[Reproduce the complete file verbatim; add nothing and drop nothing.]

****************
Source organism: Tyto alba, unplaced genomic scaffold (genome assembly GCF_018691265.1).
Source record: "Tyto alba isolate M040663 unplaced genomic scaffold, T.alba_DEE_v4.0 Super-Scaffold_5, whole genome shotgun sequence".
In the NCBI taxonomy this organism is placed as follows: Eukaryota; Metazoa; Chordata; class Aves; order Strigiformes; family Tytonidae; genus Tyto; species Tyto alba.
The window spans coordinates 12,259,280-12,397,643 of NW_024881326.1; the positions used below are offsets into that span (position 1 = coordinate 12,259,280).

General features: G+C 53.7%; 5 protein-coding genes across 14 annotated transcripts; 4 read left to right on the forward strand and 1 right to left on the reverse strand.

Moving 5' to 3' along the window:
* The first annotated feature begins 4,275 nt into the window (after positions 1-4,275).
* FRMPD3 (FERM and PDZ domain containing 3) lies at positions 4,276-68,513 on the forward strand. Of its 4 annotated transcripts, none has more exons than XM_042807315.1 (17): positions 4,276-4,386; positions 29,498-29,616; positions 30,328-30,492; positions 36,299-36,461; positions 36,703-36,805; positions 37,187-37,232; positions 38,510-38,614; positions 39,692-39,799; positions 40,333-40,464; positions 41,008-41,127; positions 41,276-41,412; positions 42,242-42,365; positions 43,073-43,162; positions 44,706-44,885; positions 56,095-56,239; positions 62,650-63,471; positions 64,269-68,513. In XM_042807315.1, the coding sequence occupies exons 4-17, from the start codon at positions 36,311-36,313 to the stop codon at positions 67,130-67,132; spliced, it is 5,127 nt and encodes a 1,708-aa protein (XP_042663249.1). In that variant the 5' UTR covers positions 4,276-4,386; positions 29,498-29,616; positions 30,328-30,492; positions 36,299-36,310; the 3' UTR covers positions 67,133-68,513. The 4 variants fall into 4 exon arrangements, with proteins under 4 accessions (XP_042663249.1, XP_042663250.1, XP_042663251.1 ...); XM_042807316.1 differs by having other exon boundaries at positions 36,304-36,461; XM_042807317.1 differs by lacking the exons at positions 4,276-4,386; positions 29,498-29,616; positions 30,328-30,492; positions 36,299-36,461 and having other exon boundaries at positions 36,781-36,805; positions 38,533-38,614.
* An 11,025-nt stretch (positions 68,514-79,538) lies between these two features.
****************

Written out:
Source organism: Tyto alba, unplaced genomic scaffold (genome assembly GCF_018691265.1).
Source record: "Tyto alba isolate M040663 unplaced genomic scaffold, T.alba_DEE_v4.0 Super-Scaffold_5, whole genome shotgun sequence".
In the NCBI taxonomy this organism is placed as follows: Eukaryota; Metazoa; Chordata; class Aves; order Strigiformes; family Tytonidae; genus Tyto; species Tyto alba.
The window spans coordinates 12,259,280-12,397,643 of NW_024881326.1; the positions used below are offsets into that span (position 1 = coordinate 12,259,280).

General features: G+C 53.7%; 5 protein-coding genes across 14 annotated transcripts; 4 read left to right on the forward strand and 1 right to left on the reverse strand.

Moving 5' to 3' along the window:
* The first annotated feature begins 4,275 nt into the window (after positions 1-4,275).
* FRMPD3 (FERM and PDZ domain containing 3) lies at positions 4,276-68,513 on the forward strand. Of its 4 annotated transcripts, none has more exons than XM_042807315.1 (17): positions 4,276-4,386; positions 29,498-29,616; positions 30,328-30,492; positions 36,299-36,461; positions 36,703-36,805; positions 37,187-37,232; positions 38,510-38,614; positions 39,692-39,799; positions 40,333-40,464; positions 41,008-41,127; positions 41,276-41,412; positions 42,242-42,365; positions 43,073-43,162; positions 44,706-44,885; positions 56,095-56,239; positions 62,650-63,471; positions 64,269-68,513. In XM_042807315.1, the coding sequence occupies exons 4-17, from the start codon at positions 36,311-36,313 to the stop codon at positions 67,130-67,132; spliced, it is 5,127 nt and encodes a 1,708-aa protein (XP_042663249.1). In that variant the 5' UTR covers positions 4,276-4,386; positions 29,498-29,616; positions 30,328-30,492; positions 36,299-36,310; the 3' UTR covers positions 67,133-68,513. The 4 variants fall into 4 exon arrangements, with proteins under 4 accessions (XP_042663249.1, XP_042663250.1, XP_042663251.1 ...); XM_042807316.1 differs by having other exon boundaries at positions 36,304-36,461; XM_042807317.1 differs by lacking the exons at positions 4,276-4,386; positions 29,498-29,616; positions 30,328-30,492; positions 36,299-36,461 and having other exon boundaries at positions 36,781-36,805; positions 38,533-38,614.
* An 11,025-nt stretch (positions 68,514-79,538) lies between these two features.